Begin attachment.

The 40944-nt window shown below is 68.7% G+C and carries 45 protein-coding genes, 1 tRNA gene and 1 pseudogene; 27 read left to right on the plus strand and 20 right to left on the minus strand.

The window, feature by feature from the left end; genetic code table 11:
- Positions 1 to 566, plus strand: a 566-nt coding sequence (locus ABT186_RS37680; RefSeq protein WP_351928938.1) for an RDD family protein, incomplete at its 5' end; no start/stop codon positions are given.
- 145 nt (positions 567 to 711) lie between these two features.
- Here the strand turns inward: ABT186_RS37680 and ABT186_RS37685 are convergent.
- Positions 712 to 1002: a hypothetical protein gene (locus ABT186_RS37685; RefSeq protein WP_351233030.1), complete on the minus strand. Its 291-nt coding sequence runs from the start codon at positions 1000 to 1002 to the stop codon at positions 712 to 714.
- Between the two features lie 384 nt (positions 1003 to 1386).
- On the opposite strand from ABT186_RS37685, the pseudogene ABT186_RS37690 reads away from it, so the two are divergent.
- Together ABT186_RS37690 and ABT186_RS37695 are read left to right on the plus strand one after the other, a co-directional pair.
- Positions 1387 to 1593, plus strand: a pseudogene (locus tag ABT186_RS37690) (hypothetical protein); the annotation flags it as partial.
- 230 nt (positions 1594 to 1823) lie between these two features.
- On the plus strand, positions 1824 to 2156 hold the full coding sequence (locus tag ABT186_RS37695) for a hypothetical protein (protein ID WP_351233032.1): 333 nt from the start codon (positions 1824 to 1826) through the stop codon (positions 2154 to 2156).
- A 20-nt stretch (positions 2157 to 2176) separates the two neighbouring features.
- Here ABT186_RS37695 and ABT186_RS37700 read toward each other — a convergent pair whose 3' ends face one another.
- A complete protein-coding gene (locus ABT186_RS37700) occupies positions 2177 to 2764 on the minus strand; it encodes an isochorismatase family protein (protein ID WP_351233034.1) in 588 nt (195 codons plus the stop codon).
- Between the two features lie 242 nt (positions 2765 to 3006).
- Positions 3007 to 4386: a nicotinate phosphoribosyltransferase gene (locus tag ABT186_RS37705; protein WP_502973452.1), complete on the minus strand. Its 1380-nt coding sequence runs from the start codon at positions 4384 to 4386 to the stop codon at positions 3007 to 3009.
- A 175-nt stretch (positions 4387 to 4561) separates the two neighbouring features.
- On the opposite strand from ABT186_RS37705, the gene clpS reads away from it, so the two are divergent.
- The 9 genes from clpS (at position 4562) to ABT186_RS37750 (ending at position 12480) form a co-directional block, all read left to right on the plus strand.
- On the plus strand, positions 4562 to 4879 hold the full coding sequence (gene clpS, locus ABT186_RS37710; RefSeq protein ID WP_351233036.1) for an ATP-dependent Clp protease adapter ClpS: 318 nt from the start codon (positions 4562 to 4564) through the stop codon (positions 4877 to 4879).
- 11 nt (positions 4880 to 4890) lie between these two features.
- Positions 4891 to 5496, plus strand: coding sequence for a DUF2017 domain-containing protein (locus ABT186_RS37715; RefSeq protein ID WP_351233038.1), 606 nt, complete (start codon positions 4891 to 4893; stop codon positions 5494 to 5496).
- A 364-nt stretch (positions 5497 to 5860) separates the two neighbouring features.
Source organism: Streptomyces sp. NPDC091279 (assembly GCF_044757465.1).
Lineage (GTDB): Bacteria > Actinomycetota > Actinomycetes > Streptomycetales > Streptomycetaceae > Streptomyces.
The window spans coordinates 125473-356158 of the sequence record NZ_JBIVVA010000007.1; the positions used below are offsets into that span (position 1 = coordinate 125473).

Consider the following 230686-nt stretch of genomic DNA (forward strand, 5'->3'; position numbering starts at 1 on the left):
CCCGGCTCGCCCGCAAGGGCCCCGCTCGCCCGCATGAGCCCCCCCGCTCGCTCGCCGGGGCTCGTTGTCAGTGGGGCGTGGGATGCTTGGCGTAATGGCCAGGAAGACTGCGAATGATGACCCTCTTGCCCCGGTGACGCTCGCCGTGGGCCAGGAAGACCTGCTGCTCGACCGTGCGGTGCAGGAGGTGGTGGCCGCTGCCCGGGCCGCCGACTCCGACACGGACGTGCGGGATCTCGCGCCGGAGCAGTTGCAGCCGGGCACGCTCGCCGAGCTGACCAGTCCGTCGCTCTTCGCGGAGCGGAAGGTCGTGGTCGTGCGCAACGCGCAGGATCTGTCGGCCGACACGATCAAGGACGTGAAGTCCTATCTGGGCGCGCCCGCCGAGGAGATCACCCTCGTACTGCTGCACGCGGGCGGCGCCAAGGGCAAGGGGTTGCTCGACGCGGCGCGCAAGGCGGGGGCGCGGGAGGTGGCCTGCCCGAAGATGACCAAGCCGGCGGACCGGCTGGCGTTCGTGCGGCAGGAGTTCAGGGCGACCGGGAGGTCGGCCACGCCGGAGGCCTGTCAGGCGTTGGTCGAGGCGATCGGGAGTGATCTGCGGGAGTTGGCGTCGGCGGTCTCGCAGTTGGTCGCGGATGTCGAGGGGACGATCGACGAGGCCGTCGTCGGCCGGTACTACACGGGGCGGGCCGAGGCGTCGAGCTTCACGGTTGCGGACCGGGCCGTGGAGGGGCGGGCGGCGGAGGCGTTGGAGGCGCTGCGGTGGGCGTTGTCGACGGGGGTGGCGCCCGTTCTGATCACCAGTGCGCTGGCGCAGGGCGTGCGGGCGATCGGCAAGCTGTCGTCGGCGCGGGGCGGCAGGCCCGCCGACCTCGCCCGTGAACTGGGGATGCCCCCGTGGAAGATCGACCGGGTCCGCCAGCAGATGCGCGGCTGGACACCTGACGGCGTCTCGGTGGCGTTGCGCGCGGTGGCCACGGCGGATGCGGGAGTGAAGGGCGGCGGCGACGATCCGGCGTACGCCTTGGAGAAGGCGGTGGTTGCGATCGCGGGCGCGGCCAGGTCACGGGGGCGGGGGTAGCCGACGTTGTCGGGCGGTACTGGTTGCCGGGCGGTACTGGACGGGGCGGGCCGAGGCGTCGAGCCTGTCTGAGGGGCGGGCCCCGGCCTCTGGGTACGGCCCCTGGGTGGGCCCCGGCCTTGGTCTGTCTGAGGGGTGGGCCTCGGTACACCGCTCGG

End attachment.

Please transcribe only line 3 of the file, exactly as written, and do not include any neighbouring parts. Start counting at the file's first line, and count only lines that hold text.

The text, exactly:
- Positions 1 to 566, plus strand: a 566-nt coding sequence (locus ABT186_RS37680; RefSeq protein WP_351928938.1) for an RDD family protein, incomplete at its 5' end; no start/stop codon positions are given.